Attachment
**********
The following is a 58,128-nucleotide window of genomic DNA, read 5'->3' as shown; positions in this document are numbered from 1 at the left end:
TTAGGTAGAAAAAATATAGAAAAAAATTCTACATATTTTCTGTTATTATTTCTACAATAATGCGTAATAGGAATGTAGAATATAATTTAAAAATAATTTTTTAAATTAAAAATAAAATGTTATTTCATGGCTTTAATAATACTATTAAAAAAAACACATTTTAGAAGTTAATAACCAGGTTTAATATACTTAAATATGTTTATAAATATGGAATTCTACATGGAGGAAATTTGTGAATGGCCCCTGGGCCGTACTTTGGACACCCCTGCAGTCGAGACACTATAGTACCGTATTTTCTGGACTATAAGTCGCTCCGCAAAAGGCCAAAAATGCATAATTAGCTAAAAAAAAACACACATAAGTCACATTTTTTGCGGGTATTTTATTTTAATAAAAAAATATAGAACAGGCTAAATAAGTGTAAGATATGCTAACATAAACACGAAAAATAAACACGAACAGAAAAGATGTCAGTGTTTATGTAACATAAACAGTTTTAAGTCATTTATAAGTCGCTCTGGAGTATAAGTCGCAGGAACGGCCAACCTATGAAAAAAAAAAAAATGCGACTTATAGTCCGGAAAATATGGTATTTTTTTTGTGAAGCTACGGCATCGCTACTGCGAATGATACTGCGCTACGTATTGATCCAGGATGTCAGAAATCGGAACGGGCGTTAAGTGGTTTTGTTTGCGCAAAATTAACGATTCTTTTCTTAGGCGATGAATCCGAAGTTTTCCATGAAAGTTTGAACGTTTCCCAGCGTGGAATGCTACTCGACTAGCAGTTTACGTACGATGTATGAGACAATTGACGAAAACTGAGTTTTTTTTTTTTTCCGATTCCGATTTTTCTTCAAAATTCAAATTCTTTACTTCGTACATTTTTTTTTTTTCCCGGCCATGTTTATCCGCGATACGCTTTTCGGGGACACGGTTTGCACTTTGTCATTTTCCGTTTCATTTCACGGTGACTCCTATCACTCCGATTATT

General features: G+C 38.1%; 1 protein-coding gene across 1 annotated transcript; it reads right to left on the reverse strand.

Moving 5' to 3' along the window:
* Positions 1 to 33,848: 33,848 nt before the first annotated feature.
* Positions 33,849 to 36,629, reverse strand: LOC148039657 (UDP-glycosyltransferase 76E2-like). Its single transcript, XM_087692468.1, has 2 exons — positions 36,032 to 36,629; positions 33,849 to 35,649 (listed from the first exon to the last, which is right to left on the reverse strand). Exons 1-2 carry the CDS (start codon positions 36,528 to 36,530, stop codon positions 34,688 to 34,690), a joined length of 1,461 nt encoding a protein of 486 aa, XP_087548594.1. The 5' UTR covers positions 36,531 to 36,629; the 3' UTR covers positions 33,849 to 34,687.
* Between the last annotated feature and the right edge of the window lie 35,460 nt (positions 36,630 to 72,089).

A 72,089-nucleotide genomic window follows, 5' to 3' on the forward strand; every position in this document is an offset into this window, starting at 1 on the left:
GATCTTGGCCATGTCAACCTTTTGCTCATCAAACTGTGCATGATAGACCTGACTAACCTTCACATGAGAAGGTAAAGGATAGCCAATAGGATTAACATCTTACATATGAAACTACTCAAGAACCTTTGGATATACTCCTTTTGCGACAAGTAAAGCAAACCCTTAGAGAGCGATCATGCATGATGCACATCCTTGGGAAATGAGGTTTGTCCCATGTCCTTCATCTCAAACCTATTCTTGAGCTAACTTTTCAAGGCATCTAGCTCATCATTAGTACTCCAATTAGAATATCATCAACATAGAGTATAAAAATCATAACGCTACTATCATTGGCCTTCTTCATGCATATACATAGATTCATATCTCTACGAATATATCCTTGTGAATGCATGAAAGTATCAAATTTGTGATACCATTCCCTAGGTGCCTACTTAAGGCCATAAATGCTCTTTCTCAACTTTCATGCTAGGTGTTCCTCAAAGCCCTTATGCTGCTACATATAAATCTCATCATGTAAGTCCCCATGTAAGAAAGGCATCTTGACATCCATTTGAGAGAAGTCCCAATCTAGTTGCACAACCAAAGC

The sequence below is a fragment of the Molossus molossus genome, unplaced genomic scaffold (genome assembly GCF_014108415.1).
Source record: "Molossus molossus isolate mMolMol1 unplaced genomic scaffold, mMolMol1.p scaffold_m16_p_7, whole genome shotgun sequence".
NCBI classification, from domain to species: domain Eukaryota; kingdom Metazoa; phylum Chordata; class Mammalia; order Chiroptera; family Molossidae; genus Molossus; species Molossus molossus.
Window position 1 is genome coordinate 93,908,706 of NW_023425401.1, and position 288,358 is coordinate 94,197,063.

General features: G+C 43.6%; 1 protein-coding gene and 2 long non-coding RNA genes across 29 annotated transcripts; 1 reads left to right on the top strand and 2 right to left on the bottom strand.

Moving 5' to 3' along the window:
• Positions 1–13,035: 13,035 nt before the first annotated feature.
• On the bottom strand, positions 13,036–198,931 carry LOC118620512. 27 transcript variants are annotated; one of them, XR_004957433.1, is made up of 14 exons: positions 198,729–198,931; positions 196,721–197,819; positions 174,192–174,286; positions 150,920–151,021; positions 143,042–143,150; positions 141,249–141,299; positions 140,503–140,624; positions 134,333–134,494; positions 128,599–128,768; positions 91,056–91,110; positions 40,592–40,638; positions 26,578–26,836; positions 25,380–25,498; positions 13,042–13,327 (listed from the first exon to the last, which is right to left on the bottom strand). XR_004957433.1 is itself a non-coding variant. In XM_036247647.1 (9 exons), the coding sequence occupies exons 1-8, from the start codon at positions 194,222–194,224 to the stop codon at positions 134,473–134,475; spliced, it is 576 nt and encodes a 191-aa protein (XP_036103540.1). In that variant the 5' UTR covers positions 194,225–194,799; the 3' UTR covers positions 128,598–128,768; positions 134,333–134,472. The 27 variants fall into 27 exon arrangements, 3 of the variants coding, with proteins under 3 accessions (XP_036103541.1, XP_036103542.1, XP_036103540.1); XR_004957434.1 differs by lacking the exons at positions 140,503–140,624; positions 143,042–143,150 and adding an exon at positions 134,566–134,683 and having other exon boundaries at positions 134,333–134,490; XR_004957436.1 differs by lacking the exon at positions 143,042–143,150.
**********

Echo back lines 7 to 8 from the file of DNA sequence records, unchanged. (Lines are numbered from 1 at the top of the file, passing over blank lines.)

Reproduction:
* Between the last annotated feature and the right edge of the window lie 35,460 nt (positions 36,630 to 72,089).

A 72,089-nucleotide genomic window follows, 5' to 3' on the forward strand; every position in this document is an offset into this window, starting at 1 on the left: